Live Demos DIE — How to Create a “Killer” Product Demo Without Going Live
The lights go down at a major Tech competition, electricity crackles in the air. People actually set down their phones for a rare moment to listen to the 10 most promising startups Du Jour. The first CEO gets up and starts presenting in the polished manner we’d been working so hard on. He flips the screen to start his live demo and -
“No internet connection” appears on the blank screen.
He looks mortified, the IT team starts to scramble, the audience starts to murmur and I bury my face in my hands. 3.5 minutes later which felt like an eternity he was up and running again — but the momentum was lost…
Let’s get something straight — YOU MUST HAVE A DEMO! Now that that’s clear here’s a fact: LIVE DEMOS DIE! I have seen it happen too many painful times. I even a blue screen instead of a demo at a live Steve Ballmer product launch! (Poetic Justice?) Most Entrepreneurs simply don’t know how to handle it so they fumble through their pitch… Granted, I’ve seen some great saves, like an Entrepreneur continuing without missing a beat when the screen wouldn’t flip to his Reflector app and he stood there waving his Smartphone to the audience showing the app. It was too far to see unfortunately, but kudos to him for trying.
And it’s not just at Conferences/Demo Days/Competitions — it happens at Investor meetings and it doesn’t reflect well on you or your product.
It is super important to be able to showcase your product. Human beings are very visual creatures and Investors, panelists or audience members need to see what you’re talking about. But not at the cost of fumbling and bumbling.
So how do you create a great Demo that looks (almost) live?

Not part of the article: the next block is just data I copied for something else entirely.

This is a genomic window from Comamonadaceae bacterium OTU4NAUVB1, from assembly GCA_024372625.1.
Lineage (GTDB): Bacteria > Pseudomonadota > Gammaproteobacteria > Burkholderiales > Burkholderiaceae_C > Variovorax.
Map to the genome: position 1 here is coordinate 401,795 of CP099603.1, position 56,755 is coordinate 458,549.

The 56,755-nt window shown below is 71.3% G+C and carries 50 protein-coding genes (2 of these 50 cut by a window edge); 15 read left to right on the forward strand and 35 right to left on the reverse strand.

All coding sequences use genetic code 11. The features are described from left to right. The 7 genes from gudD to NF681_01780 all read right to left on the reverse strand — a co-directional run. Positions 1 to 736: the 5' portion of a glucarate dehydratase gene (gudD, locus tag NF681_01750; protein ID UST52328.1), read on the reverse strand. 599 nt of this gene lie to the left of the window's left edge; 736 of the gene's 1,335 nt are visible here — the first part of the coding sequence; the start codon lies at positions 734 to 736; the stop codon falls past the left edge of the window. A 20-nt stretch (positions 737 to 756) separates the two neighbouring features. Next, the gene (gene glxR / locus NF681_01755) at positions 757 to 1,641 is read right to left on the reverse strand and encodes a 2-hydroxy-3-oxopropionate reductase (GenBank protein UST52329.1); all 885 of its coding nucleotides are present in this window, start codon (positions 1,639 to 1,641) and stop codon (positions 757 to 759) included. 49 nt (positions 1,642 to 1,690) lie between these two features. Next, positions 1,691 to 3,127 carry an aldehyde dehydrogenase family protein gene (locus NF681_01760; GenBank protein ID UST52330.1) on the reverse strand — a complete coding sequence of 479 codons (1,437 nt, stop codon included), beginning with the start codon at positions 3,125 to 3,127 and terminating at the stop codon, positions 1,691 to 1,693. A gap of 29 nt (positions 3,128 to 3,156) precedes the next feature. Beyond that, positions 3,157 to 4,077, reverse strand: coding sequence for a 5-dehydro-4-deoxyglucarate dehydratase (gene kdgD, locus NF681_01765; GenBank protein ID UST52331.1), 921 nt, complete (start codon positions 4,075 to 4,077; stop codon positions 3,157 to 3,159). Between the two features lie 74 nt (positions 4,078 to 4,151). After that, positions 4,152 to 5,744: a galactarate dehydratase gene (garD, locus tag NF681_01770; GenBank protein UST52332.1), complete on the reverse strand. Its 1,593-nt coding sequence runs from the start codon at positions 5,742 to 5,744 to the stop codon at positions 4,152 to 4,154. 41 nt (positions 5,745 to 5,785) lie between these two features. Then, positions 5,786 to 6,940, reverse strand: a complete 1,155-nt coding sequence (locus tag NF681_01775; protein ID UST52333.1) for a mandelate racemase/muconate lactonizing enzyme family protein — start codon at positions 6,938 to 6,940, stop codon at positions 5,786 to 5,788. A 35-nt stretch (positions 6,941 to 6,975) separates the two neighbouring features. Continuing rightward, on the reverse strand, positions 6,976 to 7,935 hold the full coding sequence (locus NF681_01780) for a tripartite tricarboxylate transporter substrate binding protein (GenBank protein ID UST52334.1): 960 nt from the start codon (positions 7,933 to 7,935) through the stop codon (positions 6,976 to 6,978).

- Take a Piece of Your Product Film — If you’ve already invested in a product film (Which shouldn’t be more that 60 seconds) take the part that shows the demo of your product — 20–30 seconds and instead of the voice over talking, you talk it through
- DIY Demo — If you don’t have the resources to invest in a Product film, you can create a product demo by capturing your screen. A popular, free and fairly easy to use tool is Camtasia or if you have a Mac Screenflow. If you have an IOS app you can use Reflector to stream onto your screen and then record it. (Note — they recently released an Android version but I haven’t seen it in action yet — worth a try!) If you have an Android App, from Lollipop and up there’s a Cast screen feature that let’s you broadcast on any screen.
- Screenshots — If you are really in a pinch or don’t have a launched product or prototype yet, you can put together a series of screenshots to tell the story. You might want to point out and highlight the features that you discuss. Make sure they look good! Shoddy screenshots=shoddy product in the investors’ eyes. Try InVision — a great prototyping tool that let’s you create great looking screenshots to display as a demo.
- Tell a Story — Let your Demo tell the story of a first time user experience. Use a real customer story, an imagined one or just an overriding narrative that guides them through helping them imagine how easy and cool it would be to use your product.
- Be Unforgettable — I’ve seen it all — from human bar charts, to mini land-rovers on stage, to light up toilets, bikers and a Broadway worthy musical demo. Yes, all of the above were Demo Day Demos and if you ask anyone which start up they remembered, what do you think the answer is? So get creative — be irreverent but be memorable!
Of course if you’re at a networking event or just run into someone you want to pitch, have your product or demo cued up on your smartphone and then you can try going live. Just remember — your Demo is the first impression that they have of your product — make it a good one!
Have more questions? Need more guidance? Talk to me!
Donna Griffit — Corporate Storyteller
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